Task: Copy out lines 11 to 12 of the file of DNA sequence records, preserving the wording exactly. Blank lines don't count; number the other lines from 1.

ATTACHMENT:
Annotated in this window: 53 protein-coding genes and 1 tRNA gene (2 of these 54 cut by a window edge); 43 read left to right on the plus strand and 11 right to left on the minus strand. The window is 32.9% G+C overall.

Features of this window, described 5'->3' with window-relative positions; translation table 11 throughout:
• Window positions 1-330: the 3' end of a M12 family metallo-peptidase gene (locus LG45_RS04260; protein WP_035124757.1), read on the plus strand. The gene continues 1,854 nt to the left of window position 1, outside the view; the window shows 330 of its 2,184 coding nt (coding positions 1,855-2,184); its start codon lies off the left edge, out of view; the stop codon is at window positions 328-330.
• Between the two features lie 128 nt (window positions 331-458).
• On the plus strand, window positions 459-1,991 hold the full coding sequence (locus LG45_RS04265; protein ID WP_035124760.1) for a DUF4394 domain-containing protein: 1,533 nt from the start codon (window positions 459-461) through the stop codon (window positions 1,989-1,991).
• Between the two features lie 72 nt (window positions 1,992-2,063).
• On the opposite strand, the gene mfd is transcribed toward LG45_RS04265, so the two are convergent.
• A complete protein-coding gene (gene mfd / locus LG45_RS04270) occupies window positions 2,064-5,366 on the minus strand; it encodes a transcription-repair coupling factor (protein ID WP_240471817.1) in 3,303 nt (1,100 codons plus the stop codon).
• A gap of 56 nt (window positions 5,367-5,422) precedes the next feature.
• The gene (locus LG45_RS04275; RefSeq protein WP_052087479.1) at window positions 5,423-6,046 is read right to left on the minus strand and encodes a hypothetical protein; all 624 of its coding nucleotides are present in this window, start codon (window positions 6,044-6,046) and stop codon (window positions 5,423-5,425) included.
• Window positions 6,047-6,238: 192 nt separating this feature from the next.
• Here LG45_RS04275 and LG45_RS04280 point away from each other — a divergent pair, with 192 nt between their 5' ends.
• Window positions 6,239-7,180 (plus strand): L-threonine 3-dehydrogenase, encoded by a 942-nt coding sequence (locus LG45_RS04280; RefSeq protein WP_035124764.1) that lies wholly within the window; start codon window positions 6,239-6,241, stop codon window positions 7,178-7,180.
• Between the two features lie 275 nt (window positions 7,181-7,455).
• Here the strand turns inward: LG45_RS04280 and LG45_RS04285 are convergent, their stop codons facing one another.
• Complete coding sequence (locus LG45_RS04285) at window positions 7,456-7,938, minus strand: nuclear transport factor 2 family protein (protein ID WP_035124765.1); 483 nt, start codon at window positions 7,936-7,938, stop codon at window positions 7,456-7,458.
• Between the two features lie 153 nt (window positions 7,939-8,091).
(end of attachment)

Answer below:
• Window positions 6,047-6,238: 192 nt separating this feature from the next.
• Here LG45_RS04275 and LG45_RS04280 point away from each other — a divergent pair, with 192 nt between their 5' ends.